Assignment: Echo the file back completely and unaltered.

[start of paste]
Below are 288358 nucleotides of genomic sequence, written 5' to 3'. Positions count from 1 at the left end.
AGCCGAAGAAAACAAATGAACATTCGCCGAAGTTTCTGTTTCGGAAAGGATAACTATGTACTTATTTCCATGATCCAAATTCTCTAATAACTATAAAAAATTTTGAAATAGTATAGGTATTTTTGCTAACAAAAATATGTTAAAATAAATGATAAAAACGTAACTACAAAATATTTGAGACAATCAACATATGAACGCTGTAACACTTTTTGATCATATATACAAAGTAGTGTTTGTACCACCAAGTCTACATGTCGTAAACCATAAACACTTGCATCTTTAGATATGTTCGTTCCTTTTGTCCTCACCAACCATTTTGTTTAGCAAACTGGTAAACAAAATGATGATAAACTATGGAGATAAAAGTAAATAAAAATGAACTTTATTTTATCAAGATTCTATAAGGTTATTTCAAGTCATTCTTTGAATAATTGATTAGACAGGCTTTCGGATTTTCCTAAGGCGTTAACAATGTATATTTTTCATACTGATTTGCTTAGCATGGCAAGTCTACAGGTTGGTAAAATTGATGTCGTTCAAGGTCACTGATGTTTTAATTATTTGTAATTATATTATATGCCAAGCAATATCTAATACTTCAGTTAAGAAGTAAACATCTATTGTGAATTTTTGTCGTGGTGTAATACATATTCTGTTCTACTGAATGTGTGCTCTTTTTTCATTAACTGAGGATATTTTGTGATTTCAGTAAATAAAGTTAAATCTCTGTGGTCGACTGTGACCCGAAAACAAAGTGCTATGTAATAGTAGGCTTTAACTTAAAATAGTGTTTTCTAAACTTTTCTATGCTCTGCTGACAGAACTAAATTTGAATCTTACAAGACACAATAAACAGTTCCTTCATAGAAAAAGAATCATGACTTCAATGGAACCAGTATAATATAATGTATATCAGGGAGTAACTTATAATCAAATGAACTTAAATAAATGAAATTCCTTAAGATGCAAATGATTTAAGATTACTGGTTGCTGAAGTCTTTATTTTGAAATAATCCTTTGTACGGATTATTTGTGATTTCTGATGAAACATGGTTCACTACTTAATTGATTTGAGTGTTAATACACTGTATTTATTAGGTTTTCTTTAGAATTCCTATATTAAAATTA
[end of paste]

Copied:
Below are 288358 nucleotides of genomic sequence, written 5' to 3'. Positions count from 1 at the left end.
AGCCGAAGAAAACAAATGAACATTCGCCGAAGTTTCTGTTTCGGAAAGGATAACTATGTACTTATTTCCATGATCCAAATTCTCTAATAACTATAAAAAATTTTGAAATAGTATAGGTATTTTTGCTAACAAAAATATGTTAAAATAAATGATAAAAACGTAACTACAAAATATTTGAGACAATCAACATATGAACGCTGTAACACTTTTTGATCATATATACAAAGTAGTGTTTGTACCACCAAGTCTACATGTCGTAAACCATAAACACTTGCATCTTTAGATATGTTCGTTCCTTTTGTCCTCACCAACCATTTTGTTTAGCAAACTGGTAAACAAAATGATGATAAACTATGGAGATAAAAGTAAATAAAAATGAACTTTATTTTATCAAGATTCTATAAGGTTATTTCAAGTCATTCTTTGAATAATTGATTAGACAGGCTTTCGGATTTTCCTAAGGCGTTAACAATGTATATTTTTCATACTGATTTGCTTAGCATGGCAAGTCTACAGGTTGGTAAAATTGATGTCGTTCAAGGTCACTGATGTTTTAATTATTTGTAATTATATTATATGCCAAGCAATATCTAATACTTCAGTTAAGAAGTAAACATCTATTGTGAATTTTTGTCGTGGTGTAATACATATTCTGTTCTACTGAATGTGTGCTCTTTTTTCATTAACTGAGGATATTTTGTGATTTCAGTAAATAAAGTTAAATCTCTGTGGTCGACTGTGACCCGAAAACAAAGTGCTATGTAATAGTAGGCTTTAACTTAAAATAGTGTTTTCTAAACTTTTCTATGCTCTGCTGACAGAACTAAATTTGAATCTTACAAGACACAATAAACAGTTCCTTCATAGAAAAAGAATCATGACTTCAATGGAACCAGTATAATATAATGTATATCAGGGAGTAACTTATAATCAAATGAACTTAAATAAATGAAATTCCTTAAGATGCAAATGATTTAAGATTACTGGTTGCTGAAGTCTTTATTTTGAAATAATCCTTTGTACGGATTATTTGTGATTTCTGATGAAACATGGTTCACTACTTAATTGATTTGAGTGTTAATACACTGTATTTATTAGGTTTTCTTTAGAATTCCTATATTAAAATTA